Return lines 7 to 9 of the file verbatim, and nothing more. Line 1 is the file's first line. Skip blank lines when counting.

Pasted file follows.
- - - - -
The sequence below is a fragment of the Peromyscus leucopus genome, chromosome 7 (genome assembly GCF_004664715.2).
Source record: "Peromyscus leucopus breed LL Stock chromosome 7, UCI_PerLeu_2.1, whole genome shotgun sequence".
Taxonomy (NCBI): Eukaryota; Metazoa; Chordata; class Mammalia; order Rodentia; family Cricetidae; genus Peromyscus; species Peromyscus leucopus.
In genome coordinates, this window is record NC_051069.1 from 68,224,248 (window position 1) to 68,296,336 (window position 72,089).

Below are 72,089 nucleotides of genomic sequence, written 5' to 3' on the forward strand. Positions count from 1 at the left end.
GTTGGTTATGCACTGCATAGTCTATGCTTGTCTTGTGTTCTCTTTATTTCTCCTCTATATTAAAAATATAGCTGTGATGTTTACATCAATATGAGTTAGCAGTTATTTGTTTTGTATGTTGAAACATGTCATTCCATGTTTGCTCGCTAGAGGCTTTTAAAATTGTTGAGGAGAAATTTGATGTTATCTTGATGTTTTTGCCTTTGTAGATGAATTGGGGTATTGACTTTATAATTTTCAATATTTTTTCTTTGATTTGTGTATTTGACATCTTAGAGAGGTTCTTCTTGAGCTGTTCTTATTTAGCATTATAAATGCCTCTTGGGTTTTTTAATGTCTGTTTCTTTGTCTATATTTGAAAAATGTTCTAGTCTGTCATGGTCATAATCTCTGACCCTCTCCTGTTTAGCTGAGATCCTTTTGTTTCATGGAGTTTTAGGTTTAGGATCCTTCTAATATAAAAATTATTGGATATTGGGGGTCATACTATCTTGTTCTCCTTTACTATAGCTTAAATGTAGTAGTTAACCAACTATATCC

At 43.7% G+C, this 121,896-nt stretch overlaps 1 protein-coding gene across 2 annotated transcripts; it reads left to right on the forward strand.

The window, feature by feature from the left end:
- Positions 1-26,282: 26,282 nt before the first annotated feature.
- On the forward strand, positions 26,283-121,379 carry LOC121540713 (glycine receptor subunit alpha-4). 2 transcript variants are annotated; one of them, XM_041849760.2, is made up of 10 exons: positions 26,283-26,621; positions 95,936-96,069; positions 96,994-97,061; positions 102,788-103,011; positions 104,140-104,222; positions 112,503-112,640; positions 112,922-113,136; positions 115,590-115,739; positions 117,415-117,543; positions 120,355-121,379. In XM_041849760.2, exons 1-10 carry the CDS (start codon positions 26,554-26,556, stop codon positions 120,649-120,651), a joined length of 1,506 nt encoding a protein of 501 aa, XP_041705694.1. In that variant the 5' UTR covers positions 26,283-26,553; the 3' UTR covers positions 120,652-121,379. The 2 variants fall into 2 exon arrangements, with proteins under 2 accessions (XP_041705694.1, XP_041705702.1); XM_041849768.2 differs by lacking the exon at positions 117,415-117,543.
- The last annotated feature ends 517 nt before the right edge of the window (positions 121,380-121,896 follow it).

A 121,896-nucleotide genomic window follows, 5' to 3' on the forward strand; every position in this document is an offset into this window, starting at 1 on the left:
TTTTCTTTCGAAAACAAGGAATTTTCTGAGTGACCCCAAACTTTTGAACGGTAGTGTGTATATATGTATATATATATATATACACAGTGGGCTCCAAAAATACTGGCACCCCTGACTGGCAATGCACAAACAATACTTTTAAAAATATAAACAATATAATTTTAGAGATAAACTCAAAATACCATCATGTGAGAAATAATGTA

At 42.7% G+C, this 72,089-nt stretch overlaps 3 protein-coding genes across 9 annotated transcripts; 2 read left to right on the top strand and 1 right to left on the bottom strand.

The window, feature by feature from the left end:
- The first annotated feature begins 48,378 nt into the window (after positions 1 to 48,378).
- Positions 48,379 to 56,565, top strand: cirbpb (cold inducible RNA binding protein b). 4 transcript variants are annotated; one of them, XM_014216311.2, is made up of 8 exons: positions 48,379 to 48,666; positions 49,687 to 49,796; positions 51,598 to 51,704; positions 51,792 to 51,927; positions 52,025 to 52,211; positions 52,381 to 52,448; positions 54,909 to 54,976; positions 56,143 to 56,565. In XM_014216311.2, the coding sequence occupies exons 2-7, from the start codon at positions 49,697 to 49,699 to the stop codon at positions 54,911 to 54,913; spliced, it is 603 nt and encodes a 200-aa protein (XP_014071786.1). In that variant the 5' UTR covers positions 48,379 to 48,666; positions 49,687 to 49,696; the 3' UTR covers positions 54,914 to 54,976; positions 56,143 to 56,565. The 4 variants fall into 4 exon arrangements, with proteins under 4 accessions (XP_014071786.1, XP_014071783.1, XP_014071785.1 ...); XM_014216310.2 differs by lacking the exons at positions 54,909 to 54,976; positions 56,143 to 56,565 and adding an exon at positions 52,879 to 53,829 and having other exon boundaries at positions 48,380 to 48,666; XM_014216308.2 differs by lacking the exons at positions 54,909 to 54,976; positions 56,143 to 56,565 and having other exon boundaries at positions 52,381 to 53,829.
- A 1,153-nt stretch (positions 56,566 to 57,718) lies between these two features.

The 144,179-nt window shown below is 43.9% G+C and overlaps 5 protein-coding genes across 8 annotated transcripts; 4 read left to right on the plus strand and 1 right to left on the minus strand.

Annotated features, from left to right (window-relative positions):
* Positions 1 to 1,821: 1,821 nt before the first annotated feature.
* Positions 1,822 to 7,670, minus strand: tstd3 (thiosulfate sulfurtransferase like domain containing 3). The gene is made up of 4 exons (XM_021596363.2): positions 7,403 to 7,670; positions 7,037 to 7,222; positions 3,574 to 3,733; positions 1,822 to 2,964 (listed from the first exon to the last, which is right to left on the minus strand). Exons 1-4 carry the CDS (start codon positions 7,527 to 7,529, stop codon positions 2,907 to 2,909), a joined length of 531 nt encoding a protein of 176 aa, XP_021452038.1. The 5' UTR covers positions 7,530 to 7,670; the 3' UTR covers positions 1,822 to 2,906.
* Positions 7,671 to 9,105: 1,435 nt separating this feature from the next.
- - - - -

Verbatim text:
At 43.7% G+C, this 121,896-nt stretch overlaps 1 protein-coding gene across 2 annotated transcripts; it reads left to right on the forward strand.

The window, feature by feature from the left end:
- Positions 1-26,282: 26,282 nt before the first annotated feature.